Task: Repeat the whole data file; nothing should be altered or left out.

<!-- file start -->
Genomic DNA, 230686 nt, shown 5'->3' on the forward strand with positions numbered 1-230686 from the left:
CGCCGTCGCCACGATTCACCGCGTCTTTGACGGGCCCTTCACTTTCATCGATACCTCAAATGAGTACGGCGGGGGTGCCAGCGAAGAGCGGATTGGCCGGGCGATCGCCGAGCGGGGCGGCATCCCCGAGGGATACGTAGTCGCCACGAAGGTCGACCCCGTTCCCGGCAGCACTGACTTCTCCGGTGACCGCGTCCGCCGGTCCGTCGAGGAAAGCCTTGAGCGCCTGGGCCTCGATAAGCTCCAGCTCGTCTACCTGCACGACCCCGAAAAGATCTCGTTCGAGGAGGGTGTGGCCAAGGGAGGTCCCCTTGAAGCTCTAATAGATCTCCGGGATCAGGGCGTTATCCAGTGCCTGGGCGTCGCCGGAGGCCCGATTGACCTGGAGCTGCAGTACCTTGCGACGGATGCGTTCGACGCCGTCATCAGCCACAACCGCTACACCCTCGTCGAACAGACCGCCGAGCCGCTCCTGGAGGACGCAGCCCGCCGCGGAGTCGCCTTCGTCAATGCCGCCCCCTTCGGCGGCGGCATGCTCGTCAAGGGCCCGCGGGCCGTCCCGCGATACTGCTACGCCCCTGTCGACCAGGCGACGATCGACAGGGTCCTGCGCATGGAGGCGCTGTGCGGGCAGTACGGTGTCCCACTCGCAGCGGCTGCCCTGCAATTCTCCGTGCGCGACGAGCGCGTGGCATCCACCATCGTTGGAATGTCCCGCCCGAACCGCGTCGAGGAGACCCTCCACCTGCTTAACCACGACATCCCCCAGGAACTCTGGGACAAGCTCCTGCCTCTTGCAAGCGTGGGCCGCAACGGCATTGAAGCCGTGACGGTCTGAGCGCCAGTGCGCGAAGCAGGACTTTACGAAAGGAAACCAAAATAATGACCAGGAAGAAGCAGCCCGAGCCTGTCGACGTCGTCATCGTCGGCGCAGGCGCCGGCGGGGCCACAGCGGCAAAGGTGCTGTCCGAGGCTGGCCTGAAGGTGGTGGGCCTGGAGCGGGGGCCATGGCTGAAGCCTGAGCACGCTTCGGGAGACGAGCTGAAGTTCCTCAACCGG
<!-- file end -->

Genomic DNA, 230686 nt, shown 5'->3' on the forward strand with positions numbered 1-230686 from the left:
CGCCGTCGCCACGATTCACCGCGTCTTTGACGGGCCCTTCACTTTCATCGATACCTCAAATGAGTACGGCGGGGGTGCCAGCGAAGAGCGGATTGGCCGGGCGATCGCCGAGCGGGGCGGCATCCCCGAGGGATACGTAGTCGCCACGAAGGTCGACCCCGTTCCCGGCAGCACTGACTTCTCCGGTGACCGCGTCCGCCGGTCCGTCGAGGAAAGCCTTGAGCGCCTGGGCCTCGATAAGCTCCAGCTCGTCTACCTGCACGACCCCGAAAAGATCTCGTTCGAGGAGGGTGTGGCCAAGGGAGGTCCCCTTGAAGCTCTAATAGATCTCCGGGATCAGGGCGTTATCCAGTGCCTGGGCGTCGCCGGAGGCCCGATTGACCTGGAGCTGCAGTACCTTGCGACGGATGCGTTCGACGCCGTCATCAGCCACAACCGCTACACCCTCGTCGAACAGACCGCCGAGCCGCTCCTGGAGGACGCAGCCCGCCGCGGAGTCGCCTTCGTCAATGCCGCCCCCTTCGGCGGCGGCATGCTCGTCAAGGGCCCGCGGGCCGTCCCGCGATACTGCTACGCCCCTGTCGACCAGGCGACGATCGACAGGGTCCTGCGCATGGAGGCGCTGTGCGGGCAGTACGGTGTCCCACTCGCAGCGGCTGCCCTGCAATTCTCCGTGCGCGACGAGCGCGTGGCATCCACCATCGTTGGAATGTCCCGCCCGAACCGCGTCGAGGAGACCCTCCACCTGCTTAACCACGACATCCCCCAGGAACTCTGGGACAAGCTCCTGCCTCTTGCAAGCGTGGGCCGCAACGGCATTGAAGCCGTGACGGTCTGAGCGCCAGTGCGCGAAGCAGGACTTTACGAAAGGAAACCAAAATAATGACCAGGAAGAAGCAGCCCGAGCCTGTCGACGTCGTCATCGTCGGCGCAGGCGCCGGCGGGGCCACAGCGGCAAAGGTGCTGTCCGAGGCTGGCCTGAAGGTGGTGGGCCTGGAGCGGGGGCCATGGCTGAAGCCTGAGCACGCTTCGGGAGACGAGCTGAAGTTCCTCAACCGG